Most popular plastic PA2200 (nylon-12) is our state-of-the-art material, providing high resolution, strong and resilient parts. The material is white and can be dyed in a variety of colors (red, blue, green, orange, yellow, pink and black). The best part about this material is that it works with the Selective Laser Sintering (SLS) process, which doesn’t require support structures and lets you print just about any geometry you can imagine. We print the PA2200 on our EOS P110 printer. (Technical sheet)
Most popular metal “15-5” stainless steel is our most popular metallic material – an iron alloy with 15% chromium and 5% nickel. It is a corrosion resistant stainless steel that can be polished to a mirror finish and heat treated to increase its strength and hardness. We print 15-5 on our EOS M290 printer. (Technical sheet)
Multi-material “Digital materials” are a mixture of UV-curable resins (acrylate chemistry) that can produce rigid or flexible parts, or somewhere in between. The basic materials are called VeroWhite (rigid) and TangoBlack (flexible). They can be combined in the same room, and mixed to make shades of gray, or rooms with rigid and flexible sections combined. We print digital materials on our Stratasys Objet Connex350. (Technical sheet)
Carbon fiber We have two options for heavy duty polymer parts with integrated carbon fiber. “Onyx” is a nylon material with chopped carbon fiber mixed in, and “Continuous Carbon Fiber” is nylon with a carbon fiber thread embedded inside. Both produce incredibly strong plastic parts. (Technical sheet)
EOS M290 Metal 3D Printer
The M290 uses a laser to sinter a bed of metallic powder, allowing the layer-by-layer creation of geometrically complex, high-quality metallic parts. Using the M290, fully functional parts can be designed to be lighter, more complex, and better integrated into an assembly.
- Materials: Metals, including stainless steel, nickel and others
- Build volume: 250 x 250 x 325 mm
- Laser: focus diameter of 100 microns
Optomec LENS 450 Metal 3D Printer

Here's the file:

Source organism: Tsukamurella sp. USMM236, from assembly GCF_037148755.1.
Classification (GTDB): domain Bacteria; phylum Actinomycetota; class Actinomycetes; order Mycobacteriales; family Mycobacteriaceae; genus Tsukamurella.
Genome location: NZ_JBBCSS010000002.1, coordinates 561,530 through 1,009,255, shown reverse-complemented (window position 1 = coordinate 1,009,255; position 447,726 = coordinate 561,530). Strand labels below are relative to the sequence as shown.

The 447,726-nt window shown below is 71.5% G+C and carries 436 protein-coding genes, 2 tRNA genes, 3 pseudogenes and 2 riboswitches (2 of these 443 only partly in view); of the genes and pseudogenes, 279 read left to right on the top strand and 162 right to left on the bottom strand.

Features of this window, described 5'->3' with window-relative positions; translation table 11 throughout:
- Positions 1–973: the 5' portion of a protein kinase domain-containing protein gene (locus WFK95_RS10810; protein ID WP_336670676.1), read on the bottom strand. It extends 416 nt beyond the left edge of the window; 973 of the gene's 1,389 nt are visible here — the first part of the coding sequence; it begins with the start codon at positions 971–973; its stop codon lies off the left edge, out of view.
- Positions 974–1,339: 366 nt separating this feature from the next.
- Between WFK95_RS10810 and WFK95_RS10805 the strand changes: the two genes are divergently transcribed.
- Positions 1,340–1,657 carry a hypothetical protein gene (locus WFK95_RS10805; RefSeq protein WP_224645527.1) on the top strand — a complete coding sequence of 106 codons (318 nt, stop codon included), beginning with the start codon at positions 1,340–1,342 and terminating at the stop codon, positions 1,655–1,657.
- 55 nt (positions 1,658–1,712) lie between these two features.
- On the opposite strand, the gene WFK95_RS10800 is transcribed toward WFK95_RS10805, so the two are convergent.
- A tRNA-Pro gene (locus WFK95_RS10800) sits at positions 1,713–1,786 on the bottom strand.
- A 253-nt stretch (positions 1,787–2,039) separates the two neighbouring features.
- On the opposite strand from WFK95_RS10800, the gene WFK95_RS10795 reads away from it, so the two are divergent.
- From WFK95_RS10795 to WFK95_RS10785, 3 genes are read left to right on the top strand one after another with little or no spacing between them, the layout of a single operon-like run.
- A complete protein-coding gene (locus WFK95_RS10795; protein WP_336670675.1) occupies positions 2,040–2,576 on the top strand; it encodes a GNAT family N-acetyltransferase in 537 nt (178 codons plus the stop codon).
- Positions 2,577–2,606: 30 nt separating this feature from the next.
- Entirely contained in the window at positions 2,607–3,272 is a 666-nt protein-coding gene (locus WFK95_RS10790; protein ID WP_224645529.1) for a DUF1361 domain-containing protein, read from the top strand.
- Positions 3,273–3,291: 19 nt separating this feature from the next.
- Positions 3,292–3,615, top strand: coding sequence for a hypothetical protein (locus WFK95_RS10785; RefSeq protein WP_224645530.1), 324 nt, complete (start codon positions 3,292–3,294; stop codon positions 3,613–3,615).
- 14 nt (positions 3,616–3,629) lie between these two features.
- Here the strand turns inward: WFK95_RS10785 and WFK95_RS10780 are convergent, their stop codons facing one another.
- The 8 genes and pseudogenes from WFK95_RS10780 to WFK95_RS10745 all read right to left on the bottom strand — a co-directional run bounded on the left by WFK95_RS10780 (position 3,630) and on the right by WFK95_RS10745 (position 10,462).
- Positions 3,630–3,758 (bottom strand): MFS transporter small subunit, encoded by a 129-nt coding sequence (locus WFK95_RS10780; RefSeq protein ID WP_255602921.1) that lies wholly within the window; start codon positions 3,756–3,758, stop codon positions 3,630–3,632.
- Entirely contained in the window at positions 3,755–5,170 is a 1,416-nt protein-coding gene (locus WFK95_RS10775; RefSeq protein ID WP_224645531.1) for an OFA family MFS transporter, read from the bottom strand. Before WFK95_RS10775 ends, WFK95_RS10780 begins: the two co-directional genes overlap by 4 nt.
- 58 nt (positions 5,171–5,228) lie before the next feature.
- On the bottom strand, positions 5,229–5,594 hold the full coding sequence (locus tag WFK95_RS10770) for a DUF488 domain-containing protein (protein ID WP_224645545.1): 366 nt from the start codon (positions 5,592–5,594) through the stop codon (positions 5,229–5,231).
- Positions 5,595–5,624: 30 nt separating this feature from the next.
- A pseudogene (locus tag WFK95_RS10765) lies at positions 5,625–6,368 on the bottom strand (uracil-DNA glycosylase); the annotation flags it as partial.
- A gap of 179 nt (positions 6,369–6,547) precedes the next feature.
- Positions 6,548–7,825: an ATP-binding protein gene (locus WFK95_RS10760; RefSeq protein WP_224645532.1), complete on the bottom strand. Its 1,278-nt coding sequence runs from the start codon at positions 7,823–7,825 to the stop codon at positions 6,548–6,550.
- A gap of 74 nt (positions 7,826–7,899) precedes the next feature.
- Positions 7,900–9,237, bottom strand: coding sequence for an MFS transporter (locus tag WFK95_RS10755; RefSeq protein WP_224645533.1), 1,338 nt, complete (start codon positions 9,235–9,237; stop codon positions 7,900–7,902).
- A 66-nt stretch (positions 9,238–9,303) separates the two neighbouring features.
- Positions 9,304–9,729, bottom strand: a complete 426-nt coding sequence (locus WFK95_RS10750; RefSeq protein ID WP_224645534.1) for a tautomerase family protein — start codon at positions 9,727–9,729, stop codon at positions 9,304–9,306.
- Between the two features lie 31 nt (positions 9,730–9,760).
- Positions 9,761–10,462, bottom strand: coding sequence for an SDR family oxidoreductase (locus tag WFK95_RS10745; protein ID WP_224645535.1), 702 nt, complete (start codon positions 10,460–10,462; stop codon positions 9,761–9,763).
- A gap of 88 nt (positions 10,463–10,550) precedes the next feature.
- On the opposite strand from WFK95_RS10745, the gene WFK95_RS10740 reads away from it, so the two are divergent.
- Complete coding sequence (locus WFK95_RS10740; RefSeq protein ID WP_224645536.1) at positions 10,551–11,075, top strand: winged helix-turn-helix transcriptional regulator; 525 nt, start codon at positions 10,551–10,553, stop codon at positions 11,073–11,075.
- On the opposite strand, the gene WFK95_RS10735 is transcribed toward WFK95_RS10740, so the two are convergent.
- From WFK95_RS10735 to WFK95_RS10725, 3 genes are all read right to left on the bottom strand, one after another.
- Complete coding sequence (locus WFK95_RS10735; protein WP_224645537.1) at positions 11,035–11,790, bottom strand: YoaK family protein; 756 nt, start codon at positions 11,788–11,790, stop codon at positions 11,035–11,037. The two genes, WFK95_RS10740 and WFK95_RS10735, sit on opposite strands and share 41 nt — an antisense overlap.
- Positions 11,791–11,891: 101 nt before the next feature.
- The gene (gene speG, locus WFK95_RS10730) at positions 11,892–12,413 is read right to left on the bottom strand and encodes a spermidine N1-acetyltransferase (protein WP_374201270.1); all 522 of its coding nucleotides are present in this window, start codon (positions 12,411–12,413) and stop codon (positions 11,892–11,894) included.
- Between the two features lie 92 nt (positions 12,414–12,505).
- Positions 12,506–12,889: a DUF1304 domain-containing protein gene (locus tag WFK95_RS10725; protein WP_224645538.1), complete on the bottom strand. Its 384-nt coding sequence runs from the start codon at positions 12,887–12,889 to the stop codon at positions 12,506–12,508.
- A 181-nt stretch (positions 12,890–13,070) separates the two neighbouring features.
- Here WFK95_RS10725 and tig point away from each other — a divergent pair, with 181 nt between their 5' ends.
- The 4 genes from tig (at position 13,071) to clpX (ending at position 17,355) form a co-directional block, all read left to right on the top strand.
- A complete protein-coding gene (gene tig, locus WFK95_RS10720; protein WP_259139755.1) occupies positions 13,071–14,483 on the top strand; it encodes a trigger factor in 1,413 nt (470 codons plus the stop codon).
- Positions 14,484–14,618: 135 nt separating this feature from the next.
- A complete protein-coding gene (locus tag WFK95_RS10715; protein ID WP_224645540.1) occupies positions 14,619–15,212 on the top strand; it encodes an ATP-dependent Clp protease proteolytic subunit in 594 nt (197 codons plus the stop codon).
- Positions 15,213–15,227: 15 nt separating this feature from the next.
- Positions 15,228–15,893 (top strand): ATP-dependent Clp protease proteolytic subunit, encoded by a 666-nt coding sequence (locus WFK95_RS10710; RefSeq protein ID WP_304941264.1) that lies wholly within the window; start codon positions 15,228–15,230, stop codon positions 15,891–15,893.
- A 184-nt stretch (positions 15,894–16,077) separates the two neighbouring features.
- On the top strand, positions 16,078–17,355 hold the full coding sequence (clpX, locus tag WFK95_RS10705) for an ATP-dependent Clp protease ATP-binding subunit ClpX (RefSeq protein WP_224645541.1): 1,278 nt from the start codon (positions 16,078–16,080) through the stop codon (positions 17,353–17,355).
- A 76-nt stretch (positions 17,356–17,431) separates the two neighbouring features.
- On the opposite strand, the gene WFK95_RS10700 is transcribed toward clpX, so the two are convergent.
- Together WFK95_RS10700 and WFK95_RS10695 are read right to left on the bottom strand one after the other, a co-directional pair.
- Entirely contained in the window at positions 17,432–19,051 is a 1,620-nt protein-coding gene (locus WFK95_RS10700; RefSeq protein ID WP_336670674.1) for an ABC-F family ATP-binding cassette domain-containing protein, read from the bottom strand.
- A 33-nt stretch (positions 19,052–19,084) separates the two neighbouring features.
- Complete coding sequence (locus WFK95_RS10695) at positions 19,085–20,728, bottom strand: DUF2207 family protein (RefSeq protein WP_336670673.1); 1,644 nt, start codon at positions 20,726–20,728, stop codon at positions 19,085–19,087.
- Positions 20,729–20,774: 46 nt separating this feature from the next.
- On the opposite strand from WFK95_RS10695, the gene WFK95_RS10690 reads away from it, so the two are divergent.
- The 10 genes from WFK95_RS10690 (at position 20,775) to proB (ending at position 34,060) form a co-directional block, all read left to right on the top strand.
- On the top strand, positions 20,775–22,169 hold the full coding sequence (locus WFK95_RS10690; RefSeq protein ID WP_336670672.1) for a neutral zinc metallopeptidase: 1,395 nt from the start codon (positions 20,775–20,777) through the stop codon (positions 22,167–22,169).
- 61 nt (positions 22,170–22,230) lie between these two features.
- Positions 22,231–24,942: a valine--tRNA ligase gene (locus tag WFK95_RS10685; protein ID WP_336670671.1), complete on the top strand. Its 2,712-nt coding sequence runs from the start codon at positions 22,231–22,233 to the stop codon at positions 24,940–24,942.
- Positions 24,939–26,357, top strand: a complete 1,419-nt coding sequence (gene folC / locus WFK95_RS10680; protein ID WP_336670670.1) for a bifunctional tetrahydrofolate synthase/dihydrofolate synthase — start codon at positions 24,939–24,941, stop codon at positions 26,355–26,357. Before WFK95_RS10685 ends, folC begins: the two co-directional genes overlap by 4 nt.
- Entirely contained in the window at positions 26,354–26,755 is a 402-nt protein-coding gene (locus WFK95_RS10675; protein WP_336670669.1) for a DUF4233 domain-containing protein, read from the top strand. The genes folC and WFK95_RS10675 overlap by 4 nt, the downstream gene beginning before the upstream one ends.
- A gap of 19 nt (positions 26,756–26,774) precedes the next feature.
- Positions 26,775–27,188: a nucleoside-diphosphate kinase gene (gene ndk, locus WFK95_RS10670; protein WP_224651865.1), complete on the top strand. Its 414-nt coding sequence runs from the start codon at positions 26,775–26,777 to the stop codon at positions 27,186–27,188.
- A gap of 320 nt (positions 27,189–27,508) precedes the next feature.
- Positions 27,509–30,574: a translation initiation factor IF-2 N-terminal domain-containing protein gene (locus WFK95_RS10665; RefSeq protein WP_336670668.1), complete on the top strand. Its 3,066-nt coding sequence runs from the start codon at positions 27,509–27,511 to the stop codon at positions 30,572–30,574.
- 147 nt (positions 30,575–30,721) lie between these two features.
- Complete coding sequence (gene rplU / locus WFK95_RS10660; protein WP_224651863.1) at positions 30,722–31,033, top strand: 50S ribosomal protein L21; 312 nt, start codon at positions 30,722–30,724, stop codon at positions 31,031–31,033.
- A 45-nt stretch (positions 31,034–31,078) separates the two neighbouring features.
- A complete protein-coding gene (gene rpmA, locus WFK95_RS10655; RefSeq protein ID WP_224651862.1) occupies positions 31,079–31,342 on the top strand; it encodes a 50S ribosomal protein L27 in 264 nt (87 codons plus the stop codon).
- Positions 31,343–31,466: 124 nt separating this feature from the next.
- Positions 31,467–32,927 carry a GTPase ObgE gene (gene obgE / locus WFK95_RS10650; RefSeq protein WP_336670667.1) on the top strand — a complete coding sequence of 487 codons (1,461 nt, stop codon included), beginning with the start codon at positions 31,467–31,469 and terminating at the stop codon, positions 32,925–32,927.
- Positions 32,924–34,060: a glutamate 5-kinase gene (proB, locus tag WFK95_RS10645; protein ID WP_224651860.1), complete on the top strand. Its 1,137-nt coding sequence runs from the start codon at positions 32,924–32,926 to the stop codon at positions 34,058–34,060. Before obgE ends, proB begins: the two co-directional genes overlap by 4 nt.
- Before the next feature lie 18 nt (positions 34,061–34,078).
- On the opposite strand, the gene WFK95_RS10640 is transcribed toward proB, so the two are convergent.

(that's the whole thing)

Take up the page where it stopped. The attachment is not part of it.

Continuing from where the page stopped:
The LENS 450 works by depositing controlled amounts of metal powder onto a work surface and sintering with a laser. The approach allows the machine to be used for parts repair, hybrid manufacturing, as well as full additive manufacturing of parts.
- Materials: Metals, including stainless steel, nickel and others
- Build volume: 100 x 100 x 100 mm
- Printing accuracy: 0.25mm position, 0.025mm linear resolution
EOS Formiga P110 3D Printer
The Formiga P110 uses a laser to sinter a bed of plastic powder. The process facilitates the creation of batches of parts and allows for complex geometries and quality constructions from high strength plastic materials.
- Material: Polyamide
- Build volume: 200mm x 250mm x 330mm
- Layer resolution: 0.100mm
Stratasys Objet Connex350
The Connex350 Object allows the creation of parts with several materials. Materials can be printed separately or in specified proportions, providing a range of mechanical properties. Parts can be any mix of rigid and flexible materials, creating prototypes with different hardness testers, or even soft coatings on rigid materials.
- Materials: several exclusive plastic and rubber materials
- Build volume: 342 x 342 x 200 mm
- Layer resolution: 16 microns
- Printing accuracy: 20-85 microns
Markforged Mark Two Printer
The Mark Two printer switches between two nozzles to create carbon fiber, Kevlar or fiberglass. The resulting parts have high strength-to-weight ratios that can be used for tooling, assembly, and prototyping.
- Materials: Nylon with carbon fiber, Kevlar, fiberglass
- Build volume: 320 x 132 x 154 mm
GCC LaserPro Spirit GLS
The Spirit GLS enables fast laser cutting and grayscale engraving at 256 levels. In addition to cutting potentially complex geometries in materials like wood and acrylic, it can etch aluminum.
- Materials: cuts acrylic and wood; engrave aluminum
- Build volume: 36 “x 24” x 7 “
- Thickness: up to 3/8 “acrylic
|SLS – EOS P110 (nylon-12)||$ 0.09 / cc||$ 0.16 / cc|
|FFF – Markforged Onyx and continuous fiber||2,5x the cost of the mat’l||3.5 x the cost of the mat’l|
|Item – Connex350 Multi-material||2,5x the cost of the mat’l||3.5 x the cost of the mat’l|
|Metal – Steels and nickel alloys||Contact us for a quote|
|Laser Cutting Machine (Spirit GLS 80W)||$ 12 / hour||$ 20 / hour|
|Wire EDM||$ 13 / hour||$ 20 / hour|
|EOS M290 (metallic DMLS)||$ 360 / day||$ 550 / day|
|Optomec LENS 450 (Metal DED)||$ 250 / day||$ 400 / day|
|Material testing equipment|